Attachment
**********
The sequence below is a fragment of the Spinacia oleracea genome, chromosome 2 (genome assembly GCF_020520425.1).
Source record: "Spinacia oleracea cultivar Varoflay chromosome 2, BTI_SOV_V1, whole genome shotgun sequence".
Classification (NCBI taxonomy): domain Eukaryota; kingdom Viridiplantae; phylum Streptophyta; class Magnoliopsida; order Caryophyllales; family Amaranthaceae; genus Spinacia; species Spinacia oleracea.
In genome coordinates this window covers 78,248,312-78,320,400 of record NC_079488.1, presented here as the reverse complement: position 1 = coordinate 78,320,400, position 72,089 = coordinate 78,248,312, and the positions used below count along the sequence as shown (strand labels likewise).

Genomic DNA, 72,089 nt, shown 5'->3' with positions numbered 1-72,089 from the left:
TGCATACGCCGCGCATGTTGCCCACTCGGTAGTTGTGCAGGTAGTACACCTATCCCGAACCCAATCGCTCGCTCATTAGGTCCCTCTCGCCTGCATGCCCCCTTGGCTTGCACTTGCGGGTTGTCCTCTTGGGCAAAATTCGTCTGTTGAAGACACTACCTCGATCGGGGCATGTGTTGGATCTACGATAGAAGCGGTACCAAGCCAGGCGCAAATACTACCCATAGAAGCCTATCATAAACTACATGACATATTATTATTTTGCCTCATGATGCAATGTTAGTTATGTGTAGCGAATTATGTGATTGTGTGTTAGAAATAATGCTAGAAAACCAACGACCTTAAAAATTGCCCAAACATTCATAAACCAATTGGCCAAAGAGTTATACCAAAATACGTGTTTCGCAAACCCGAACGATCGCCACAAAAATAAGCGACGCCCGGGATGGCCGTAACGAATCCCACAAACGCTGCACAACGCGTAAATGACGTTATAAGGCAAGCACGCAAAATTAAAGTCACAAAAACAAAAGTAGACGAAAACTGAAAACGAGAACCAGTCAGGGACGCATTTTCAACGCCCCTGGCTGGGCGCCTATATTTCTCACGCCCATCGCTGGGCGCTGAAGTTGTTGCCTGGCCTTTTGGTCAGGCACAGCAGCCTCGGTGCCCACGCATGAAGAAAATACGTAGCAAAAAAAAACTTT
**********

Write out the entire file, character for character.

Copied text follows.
The sequence below is a fragment of the Spinacia oleracea genome, chromosome 2 (genome assembly GCF_020520425.1).
Source record: "Spinacia oleracea cultivar Varoflay chromosome 2, BTI_SOV_V1, whole genome shotgun sequence".
Classification (NCBI taxonomy): domain Eukaryota; kingdom Viridiplantae; phylum Streptophyta; class Magnoliopsida; order Caryophyllales; family Amaranthaceae; genus Spinacia; species Spinacia oleracea.
In genome coordinates this window covers 78,248,312-78,320,400 of record NC_079488.1, presented here as the reverse complement: position 1 = coordinate 78,320,400, position 72,089 = coordinate 78,248,312, and the positions used below count along the sequence as shown (strand labels likewise).

Genomic DNA, 72,089 nt, shown 5'->3' with positions numbered 1-72,089 from the left:
TGCATACGCCGCGCATGTTGCCCACTCGGTAGTTGTGCAGGTAGTACACCTATCCCGAACCCAATCGCTCGCTCATTAGGTCCCTCTCGCCTGCATGCCCCCTTGGCTTGCACTTGCGGGTTGTCCTCTTGGGCAAAATTCGTCTGTTGAAGACACTACCTCGATCGGGGCATGTGTTGGATCTACGATAGAAGCGGTACCAAGCCAGGCGCAAATACTACCCATAGAAGCCTATCATAAACTACATGACATATTATTATTTTGCCTCATGATGCAATGTTAGTTATGTGTAGCGAATTATGTGATTGTGTGTTAGAAATAATGCTAGAAAACCAACGACCTTAAAAATTGCCCAAACATTCATAAACCAATTGGCCAAAGAGTTATACCAAAATACGTGTTTCGCAAACCCGAACGATCGCCACAAAAATAAGCGACGCCCGGGATGGCCGTAACGAATCCCACAAACGCTGCACAACGCGTAAATGACGTTATAAGGCAAGCACGCAAAATTAAAGTCACAAAAACAAAAGTAGACGAAAACTGAAAACGAGAACCAGTCAGGGACGCATTTTCAACGCCCCTGGCTGGGCGCCTATATTTCTCACGCCCATCGCTGGGCGCTGAAGTTGTTGCCTGGCCTTTTGGTCAGGCACAGCAGCCTCGGTGCCCACGCATGAAGAAAATACGTAGCAAAAAAAAACTTT